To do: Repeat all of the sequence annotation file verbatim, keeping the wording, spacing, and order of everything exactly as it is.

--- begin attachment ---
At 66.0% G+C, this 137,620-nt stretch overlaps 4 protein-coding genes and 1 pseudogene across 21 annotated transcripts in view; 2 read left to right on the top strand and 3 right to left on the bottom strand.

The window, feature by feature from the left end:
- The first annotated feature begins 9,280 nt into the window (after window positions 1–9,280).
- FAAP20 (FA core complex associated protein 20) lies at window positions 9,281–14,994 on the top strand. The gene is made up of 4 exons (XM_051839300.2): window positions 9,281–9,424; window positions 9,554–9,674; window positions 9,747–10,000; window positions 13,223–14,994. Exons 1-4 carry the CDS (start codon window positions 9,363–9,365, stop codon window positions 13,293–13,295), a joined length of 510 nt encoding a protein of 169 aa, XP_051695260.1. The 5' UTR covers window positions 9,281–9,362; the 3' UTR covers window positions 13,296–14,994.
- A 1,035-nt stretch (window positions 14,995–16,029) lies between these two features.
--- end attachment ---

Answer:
At 66.0% G+C, this 137,620-nt stretch overlaps 4 protein-coding genes and 1 pseudogene across 21 annotated transcripts in view; 2 read left to right on the top strand and 3 right to left on the bottom strand.

The window, feature by feature from the left end:
- The first annotated feature begins 9,280 nt into the window (after window positions 1–9,280).
- FAAP20 (FA core complex associated protein 20) lies at window positions 9,281–14,994 on the top strand. The gene is made up of 4 exons (XM_051839300.2): window positions 9,281–9,424; window positions 9,554–9,674; window positions 9,747–10,000; window positions 13,223–14,994. Exons 1-4 carry the CDS (start codon window positions 9,363–9,365, stop codon window positions 13,293–13,295), a joined length of 510 nt encoding a protein of 169 aa, XP_051695260.1. The 5' UTR covers window positions 9,281–9,362; the 3' UTR covers window positions 13,296–14,994.
- A 1,035-nt stretch (window positions 14,995–16,029) lies between these two features.